Wednesday, March 26, 2014


I’m cooking dinner and
only because the days are getting longer
does the light still filter in
through the clouded window that
needs replacing
The pane is nearly opaque
but not muddled enough
to keep my eye from catching
the fluttering of a bird at the feeder
repositioning himself
to find more seed

While I cut broccoli
the baby sits on the counter
flapping his arms
like the bird outside
screeching with glee
drool dripping like honey
from his mouth
the bud of a tooth peeking
out from swollen gums

I set down the knife  
and sip my wine in the pause
while through the tilted glass I can see
the edges of the room stained
crimson and swirling
catching light


The rest of this poem can be found over at Elizabeth Marshall's beautiful blog
where Elizabeth weaves wonder and whimsy on a regular basis.
Elizabeth and I collaborated on Adagio: A Poetry Project,
an experiment in writing across the miles, twining words and heart thoughts together.
You can read those pieces here, here, here and here
I am so very thankful for the opportunity to share, once again, with Elizabeth.

Monday, March 24, 2014

The Folds of Grace

Some days just ring hollow
as if all the hopes I’ve thrown long and wide just
swirl round and round
slower and slower
from the weight borne upon them
And then there are days
that the black bird returns
flash of red upon his wing
his call creaky like an old iron gate
causing me to squint upwards
into the still bare tree limb in silhouette
the strengthening sun finding new fire
behind it
Some days roll in atop the
pink foam of fitful nights
and the sandy grit bristles hard
against the murky glass
leaving an etched line that will take
hours to polish out
The rest of this poem can be found over at SheLoves Magazine where I am writing today. Follow this link and join me there? I would love to hear your thoughts in the comments, either here or there.
SheLoves Magazine: a global community of women who love

Sunday, March 9, 2014

Saving Daylight

I caught sight of it as I passed the window yesterday
down the driveway thick with mud and gathered puddles
Three birds in silhouette
the afternoon sun flooding them from behind
taking a bath

My lips curled skyward
and I stood motionless
for five whole minutes
the audacity

The day before that
you pretended to be Huck playing in the bulrushes
and you brought me handfuls of cat tail fluff
my palms opened to the offering
and you glowed

The dark earth, moist with thaw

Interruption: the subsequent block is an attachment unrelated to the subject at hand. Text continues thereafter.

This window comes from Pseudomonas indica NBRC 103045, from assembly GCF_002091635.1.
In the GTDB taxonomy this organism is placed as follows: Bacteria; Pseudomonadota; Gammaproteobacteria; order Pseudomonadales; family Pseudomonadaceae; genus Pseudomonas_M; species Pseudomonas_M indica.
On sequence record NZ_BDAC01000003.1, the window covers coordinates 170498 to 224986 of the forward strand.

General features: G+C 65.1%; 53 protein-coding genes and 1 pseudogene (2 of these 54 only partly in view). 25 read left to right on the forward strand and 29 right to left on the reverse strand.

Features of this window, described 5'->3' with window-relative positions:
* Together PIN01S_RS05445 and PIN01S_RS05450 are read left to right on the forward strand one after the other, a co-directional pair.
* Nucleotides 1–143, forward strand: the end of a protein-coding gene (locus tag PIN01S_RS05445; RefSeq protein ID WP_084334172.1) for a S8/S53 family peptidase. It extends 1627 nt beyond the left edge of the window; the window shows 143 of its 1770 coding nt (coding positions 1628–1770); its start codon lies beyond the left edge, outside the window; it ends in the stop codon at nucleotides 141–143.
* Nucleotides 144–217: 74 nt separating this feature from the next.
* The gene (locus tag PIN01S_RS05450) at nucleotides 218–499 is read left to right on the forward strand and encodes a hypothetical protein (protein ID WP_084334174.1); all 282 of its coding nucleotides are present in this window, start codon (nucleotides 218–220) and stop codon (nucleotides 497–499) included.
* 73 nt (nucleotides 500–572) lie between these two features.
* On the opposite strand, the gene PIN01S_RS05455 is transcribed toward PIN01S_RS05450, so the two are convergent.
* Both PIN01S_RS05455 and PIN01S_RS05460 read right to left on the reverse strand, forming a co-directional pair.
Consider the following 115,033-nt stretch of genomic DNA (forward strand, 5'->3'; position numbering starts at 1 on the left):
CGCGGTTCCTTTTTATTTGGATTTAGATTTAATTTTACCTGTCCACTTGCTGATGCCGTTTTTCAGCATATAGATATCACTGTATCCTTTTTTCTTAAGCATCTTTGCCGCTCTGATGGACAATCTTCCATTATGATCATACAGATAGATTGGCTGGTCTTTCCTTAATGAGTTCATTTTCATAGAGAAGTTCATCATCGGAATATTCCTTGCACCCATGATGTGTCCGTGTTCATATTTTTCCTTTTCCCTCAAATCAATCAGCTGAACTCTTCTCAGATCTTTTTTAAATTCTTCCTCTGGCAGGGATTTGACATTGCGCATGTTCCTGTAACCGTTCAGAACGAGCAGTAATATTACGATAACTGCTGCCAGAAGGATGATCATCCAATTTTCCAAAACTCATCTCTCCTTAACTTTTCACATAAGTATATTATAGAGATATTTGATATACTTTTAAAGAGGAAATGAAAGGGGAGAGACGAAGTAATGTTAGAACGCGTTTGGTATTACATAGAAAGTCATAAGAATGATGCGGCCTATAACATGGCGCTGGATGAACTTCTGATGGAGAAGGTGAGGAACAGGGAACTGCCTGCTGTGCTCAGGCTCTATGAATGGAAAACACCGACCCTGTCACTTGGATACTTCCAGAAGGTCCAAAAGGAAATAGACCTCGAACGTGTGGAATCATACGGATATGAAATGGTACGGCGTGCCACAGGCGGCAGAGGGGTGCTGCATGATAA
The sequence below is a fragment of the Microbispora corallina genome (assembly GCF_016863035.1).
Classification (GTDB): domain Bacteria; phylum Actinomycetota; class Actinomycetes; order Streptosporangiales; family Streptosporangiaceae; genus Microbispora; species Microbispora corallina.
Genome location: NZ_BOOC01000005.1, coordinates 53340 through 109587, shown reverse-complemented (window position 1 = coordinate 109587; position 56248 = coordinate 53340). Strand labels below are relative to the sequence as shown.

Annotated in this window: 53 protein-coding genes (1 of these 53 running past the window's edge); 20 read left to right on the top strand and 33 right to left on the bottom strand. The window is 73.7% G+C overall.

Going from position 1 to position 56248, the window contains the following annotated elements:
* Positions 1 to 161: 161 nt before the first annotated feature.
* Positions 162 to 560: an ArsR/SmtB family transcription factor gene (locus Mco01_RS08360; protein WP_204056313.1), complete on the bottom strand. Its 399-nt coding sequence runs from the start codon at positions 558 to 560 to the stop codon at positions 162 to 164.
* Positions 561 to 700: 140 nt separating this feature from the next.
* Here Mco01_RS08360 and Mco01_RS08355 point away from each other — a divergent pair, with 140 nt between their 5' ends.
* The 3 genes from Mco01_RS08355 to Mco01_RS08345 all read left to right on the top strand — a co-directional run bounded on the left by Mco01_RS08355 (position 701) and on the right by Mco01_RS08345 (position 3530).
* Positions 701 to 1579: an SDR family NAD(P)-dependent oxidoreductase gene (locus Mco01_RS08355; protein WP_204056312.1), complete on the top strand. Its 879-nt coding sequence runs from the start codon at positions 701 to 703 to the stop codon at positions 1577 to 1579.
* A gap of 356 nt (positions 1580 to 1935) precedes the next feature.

has begun its heaving heavenward
pushed from below
until, split open like the body
it becomes broken

Then, today
I turned that last corner out of the woods
and came up on the lake
glimmering with a thousand
salvos of light

And I'm clutching all of it
with an unbecoming fierceness
hell bent on gathering glory
as if it wasn't raining
right round

Wednesday, March 5, 2014

In the end, three things remain

This quote appeared on my Pinterest feed a couple of weeks ago and, like a chill breeze that steals in under the warped door frame, it has descended down deep into my marrow. For you see, I have been awash in brackish thoughts of late.

With a few exceptions, I have taken a step back from my online presence the last six months. Five months ago, I gave birth to my third son. Three months ago, my mother began another round of chemotherapy. My withdrawal from the non-stop traffic of the internet was both a conscious and inevitable choice. I do not regret my decision but I would be lying through my teeth if I didn’t admit that, ever since, I have been at battle with doubt and envy.

My biggest frustration with the world of writing and platform building and influence is that what it requires seems so far removed from a life that bears the fruit worth reading about—a life of depth and stillness and meaning.

Writing, for me, has always felt like an intimate dinner party, hemmed in by golden light and the clink of dishes, measured in the crumbs stolen away on fingertips and the slow warmth from poured wine. There are the moments of sure knowing just as there are the heavy silences that come from the unknowing. But always, there is the table-- worn and steady, wide and open.

But my attempts to translate that way of being to the online world feel antiquated and stilted, at best.

It feels like sidling up to a busy counter with a bustling lunch crowd. Bread is broken and laughter distilled, yes, but the din of conversation is confusing to this ambivert who simultaneously wants to try new dishes and run out the door, hands pressed over her ears.

I'm sharing my words over at sixinthesticks with the brave Nacole Simmons for
 {The Conundrums of Christian Writing and Blogging: A Series}.
Join me and the discussion in the comments by following this